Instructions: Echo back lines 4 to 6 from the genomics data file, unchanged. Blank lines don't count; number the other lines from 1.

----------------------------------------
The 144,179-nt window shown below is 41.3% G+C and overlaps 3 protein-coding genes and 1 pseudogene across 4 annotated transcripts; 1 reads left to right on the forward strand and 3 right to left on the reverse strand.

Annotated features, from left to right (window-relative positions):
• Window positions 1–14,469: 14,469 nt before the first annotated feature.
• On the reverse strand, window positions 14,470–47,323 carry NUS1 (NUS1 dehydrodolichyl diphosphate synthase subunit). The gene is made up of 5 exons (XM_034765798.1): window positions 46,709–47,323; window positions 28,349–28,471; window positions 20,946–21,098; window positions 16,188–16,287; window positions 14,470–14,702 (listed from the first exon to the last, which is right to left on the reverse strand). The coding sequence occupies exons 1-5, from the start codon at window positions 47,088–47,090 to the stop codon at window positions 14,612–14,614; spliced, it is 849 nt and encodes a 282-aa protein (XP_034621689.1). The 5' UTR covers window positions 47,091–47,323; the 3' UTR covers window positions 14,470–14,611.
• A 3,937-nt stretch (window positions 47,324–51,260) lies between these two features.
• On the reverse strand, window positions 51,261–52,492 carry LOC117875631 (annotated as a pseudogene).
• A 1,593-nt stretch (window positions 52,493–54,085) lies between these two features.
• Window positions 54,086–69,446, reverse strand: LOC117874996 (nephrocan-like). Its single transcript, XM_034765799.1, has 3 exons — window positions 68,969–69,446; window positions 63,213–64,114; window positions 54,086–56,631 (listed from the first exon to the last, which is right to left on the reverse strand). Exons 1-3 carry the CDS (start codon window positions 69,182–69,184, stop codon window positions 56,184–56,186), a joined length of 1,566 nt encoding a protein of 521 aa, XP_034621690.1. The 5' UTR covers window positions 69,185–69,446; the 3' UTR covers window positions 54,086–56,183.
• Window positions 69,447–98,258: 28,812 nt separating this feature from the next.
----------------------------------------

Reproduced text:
• On the reverse strand, window positions 14,470–47,323 carry NUS1 (NUS1 dehydrodolichyl diphosphate synthase subunit). The gene is made up of 5 exons (XM_034765798.1): window positions 46,709–47,323; window positions 28,349–28,471; window positions 20,946–21,098; window positions 16,188–16,287; window positions 14,470–14,702 (listed from the first exon to the last, which is right to left on the reverse strand). The coding sequence occupies exons 1-5, from the start codon at window positions 47,088–47,090 to the stop codon at window positions 14,612–14,614; spliced, it is 849 nt and encodes a 282-aa protein (XP_034621689.1). The 5' UTR covers window positions 47,091–47,323; the 3' UTR covers window positions 14,470–14,611.
• A 3,937-nt stretch (window positions 47,324–51,260) lies between these two features.
• On the reverse strand, window positions 51,261–52,492 carry LOC117875631 (annotated as a pseudogene).